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Georgia lawmakers
kill effort to revive hate-crimes law

Georgia lawmakers
kill effort to revive hate-crimes law

The Georgia state house denied a senate effort on Monday to revive Georgia's defunct hate-crimes law. The measure, sponsored by Democratic senator Vincent Fort of Atlanta, had passed the senate as an amendment tacked onto another piece of legislation, but the house quickly removed it Monday morning.

Republican representative Barry Fleming said the senate's addition did not belong on the legislation he sponsored, which changes the way attorneys must file for speedy trials. "It had nothing to do with the underlying legislation," said Fleming. "That's not the way to pass such a measure." Fleming did not, however, mention that the amendment was the hate-crimes bill.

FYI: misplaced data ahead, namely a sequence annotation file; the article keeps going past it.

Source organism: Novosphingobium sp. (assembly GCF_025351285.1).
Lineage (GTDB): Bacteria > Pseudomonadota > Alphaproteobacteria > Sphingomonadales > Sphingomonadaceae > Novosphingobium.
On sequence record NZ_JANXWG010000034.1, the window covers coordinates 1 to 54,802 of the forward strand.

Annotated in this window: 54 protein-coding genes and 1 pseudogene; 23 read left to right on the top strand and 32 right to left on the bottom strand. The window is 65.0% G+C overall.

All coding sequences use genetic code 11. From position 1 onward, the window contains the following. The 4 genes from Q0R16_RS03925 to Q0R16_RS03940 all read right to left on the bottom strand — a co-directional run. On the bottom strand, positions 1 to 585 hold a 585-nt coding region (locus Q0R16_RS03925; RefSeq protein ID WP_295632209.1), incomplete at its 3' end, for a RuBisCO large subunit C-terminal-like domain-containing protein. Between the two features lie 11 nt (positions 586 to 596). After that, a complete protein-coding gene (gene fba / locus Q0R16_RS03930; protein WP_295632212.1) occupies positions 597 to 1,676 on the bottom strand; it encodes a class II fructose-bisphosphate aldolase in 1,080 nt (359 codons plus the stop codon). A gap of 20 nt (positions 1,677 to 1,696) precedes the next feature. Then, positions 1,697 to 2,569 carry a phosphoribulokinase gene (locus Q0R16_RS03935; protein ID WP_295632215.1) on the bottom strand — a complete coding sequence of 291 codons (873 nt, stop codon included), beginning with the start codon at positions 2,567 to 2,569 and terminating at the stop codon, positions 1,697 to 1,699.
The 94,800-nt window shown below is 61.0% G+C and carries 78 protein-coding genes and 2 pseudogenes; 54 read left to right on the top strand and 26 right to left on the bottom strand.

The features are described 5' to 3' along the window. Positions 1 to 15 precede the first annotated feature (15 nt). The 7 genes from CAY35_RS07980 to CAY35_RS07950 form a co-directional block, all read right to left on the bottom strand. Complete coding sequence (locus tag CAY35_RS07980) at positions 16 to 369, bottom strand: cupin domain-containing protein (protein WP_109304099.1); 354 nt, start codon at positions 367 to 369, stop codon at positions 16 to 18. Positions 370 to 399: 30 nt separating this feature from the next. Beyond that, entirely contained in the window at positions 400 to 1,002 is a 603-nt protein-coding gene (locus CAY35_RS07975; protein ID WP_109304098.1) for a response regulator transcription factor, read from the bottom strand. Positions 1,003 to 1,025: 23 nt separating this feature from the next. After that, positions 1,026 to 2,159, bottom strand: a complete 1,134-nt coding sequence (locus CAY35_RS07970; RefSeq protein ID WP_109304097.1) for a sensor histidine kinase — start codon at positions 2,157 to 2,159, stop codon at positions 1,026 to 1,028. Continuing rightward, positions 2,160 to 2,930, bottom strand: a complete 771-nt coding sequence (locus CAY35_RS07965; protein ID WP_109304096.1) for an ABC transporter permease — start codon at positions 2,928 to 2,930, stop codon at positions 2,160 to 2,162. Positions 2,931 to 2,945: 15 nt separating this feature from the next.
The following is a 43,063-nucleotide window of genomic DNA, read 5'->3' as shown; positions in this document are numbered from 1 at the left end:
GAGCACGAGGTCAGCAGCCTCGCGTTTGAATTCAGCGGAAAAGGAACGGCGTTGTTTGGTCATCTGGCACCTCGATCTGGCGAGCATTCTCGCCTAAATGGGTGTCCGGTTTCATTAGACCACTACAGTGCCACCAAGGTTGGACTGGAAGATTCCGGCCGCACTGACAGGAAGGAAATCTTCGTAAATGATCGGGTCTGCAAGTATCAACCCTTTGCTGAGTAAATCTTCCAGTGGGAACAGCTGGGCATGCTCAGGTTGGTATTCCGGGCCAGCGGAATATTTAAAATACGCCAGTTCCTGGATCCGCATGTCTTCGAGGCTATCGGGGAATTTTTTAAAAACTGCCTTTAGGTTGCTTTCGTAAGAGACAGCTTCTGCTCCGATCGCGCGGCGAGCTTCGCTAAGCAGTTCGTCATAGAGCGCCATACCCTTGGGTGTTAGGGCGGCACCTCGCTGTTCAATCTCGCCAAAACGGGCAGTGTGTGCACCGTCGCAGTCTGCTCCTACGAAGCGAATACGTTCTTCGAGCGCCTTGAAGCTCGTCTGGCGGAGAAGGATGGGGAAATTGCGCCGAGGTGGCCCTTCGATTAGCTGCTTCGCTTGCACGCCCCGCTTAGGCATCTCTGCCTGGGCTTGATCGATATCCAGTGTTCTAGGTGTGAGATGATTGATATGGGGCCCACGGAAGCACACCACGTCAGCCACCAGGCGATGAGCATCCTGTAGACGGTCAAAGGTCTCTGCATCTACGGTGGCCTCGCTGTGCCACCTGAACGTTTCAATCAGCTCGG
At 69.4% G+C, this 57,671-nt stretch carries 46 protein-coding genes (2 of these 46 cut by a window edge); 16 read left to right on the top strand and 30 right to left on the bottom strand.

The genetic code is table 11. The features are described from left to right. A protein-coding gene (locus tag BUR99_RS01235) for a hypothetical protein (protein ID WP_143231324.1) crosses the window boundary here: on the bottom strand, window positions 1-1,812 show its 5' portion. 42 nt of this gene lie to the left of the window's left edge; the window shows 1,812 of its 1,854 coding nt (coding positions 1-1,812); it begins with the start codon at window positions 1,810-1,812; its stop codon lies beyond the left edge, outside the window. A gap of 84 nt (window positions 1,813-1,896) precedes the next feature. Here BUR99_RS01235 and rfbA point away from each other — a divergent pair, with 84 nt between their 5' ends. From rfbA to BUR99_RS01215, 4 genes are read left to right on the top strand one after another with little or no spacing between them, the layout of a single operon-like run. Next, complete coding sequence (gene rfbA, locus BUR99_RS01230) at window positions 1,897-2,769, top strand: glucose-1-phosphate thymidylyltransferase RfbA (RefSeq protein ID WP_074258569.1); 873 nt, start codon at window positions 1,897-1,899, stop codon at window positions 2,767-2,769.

Georgia's previous hate-crimes law, drafted in 2000, had called for stiffer criminal penalties in crimes where a victim is chosen because of "bias or prejudice." In 2004, the Georgia supreme court threw the law out after ruling it "unconstitutionally vague."

The new bill would have singled out people who commit a crime because of "the victim's race, religion, gender, national origin, or sexual orientation." House lawmakers decided to remove the hate-crimes measure on a 153-2 vote, but Rep. Mike Jacobs said a number of Democrats were seeking to change their vote. He said few realized they were voting to remove the hate-crimes amendment.

The bill now returns to the senate, where lawmakers can choose to insist on their position or agree to the house version. (AP)

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